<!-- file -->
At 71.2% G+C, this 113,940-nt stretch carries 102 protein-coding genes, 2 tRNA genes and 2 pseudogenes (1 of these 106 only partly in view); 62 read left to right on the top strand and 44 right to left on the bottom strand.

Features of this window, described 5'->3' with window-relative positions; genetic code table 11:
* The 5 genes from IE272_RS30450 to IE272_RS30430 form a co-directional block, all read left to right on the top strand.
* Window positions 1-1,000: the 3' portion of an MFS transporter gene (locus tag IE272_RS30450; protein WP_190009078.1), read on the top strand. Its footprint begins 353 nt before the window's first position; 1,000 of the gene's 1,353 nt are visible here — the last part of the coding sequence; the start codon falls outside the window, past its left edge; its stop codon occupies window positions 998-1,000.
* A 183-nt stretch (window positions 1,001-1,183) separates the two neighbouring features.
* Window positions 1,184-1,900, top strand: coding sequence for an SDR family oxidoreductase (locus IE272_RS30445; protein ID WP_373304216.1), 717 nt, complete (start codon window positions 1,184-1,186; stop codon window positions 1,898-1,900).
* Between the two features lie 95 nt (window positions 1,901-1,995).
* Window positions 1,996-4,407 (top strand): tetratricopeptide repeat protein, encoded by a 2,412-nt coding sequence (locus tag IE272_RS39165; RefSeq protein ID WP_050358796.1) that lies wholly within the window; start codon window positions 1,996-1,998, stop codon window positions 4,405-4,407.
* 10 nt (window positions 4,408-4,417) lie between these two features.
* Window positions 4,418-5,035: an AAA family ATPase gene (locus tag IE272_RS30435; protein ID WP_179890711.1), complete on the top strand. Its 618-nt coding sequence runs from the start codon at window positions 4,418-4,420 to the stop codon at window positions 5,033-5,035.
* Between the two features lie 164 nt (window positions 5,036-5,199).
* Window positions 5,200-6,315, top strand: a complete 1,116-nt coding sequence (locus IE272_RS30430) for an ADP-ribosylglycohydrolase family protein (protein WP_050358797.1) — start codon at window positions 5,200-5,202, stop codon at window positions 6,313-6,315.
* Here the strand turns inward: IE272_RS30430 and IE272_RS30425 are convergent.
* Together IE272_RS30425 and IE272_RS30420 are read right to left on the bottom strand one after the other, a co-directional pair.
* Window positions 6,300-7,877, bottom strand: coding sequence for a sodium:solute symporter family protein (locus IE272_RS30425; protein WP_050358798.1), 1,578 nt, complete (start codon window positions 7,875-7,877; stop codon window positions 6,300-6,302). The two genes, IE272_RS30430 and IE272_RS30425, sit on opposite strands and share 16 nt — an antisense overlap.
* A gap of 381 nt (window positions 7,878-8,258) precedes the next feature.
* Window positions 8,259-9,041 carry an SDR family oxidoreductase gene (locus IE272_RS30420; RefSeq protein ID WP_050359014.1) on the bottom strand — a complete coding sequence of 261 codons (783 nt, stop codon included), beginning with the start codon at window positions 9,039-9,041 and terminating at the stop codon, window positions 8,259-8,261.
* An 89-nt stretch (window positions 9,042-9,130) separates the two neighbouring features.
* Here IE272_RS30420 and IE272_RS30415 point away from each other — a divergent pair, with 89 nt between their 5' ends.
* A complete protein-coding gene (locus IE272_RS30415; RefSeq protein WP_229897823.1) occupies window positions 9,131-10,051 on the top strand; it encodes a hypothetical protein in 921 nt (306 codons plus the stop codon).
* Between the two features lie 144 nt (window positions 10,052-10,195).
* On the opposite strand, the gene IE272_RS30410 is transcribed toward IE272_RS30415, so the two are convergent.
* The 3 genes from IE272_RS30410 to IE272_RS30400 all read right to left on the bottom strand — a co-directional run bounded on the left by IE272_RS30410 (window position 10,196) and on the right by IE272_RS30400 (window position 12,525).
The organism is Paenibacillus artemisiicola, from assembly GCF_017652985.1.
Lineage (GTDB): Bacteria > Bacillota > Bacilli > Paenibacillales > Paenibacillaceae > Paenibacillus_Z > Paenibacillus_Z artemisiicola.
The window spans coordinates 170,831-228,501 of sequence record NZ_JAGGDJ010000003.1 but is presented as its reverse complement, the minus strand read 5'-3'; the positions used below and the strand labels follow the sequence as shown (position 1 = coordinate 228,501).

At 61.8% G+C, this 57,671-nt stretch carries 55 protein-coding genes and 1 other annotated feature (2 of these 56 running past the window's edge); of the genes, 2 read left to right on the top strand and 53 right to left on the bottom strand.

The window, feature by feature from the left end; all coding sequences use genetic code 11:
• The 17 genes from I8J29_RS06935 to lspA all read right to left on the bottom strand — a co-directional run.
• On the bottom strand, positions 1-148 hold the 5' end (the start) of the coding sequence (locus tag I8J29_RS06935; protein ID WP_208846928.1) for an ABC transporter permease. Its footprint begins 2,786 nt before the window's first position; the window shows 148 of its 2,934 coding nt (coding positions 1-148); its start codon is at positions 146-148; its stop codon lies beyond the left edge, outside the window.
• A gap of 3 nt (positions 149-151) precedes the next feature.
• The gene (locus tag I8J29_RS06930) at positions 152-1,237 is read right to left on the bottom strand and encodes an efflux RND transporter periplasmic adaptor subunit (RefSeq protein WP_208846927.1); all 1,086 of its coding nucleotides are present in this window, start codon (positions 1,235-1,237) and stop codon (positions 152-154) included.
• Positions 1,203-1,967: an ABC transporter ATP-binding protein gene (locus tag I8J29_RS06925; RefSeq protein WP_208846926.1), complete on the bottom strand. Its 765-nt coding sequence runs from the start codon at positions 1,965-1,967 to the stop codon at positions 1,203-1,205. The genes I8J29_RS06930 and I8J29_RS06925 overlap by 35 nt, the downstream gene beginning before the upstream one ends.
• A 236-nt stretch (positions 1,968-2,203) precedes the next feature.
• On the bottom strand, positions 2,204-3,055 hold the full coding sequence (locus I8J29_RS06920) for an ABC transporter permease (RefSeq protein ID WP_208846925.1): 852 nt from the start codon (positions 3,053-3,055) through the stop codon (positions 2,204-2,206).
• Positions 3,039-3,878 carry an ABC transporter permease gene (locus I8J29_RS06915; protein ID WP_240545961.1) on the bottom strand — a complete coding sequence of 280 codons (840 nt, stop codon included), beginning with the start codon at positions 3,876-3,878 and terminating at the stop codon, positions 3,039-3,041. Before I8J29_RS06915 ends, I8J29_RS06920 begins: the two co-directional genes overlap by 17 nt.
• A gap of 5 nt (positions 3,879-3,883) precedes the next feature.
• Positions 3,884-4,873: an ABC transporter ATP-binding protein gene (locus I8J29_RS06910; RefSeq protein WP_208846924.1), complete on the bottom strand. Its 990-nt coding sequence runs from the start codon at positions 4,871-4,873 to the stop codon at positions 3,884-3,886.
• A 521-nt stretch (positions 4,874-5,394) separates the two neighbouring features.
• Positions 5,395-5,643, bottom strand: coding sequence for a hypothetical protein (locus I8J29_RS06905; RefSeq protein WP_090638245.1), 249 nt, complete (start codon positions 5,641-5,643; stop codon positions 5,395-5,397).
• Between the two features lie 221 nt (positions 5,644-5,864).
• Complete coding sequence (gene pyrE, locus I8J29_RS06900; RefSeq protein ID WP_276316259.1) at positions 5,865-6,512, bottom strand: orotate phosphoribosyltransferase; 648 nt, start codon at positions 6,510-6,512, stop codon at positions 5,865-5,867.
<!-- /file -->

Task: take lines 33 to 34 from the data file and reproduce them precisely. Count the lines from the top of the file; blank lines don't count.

• Positions 1,203-1,967: an ABC transporter ATP-binding protein gene (locus tag I8J29_RS06925; RefSeq protein WP_208846926.1), complete on the bottom strand. Its 765-nt coding sequence runs from the start codon at positions 1,965-1,967 to the stop codon at positions 1,203-1,205. The genes I8J29_RS06930 and I8J29_RS06925 overlap by 35 nt, the downstream gene beginning before the upstream one ends.
• A 236-nt stretch (positions 1,968-2,203) precedes the next feature.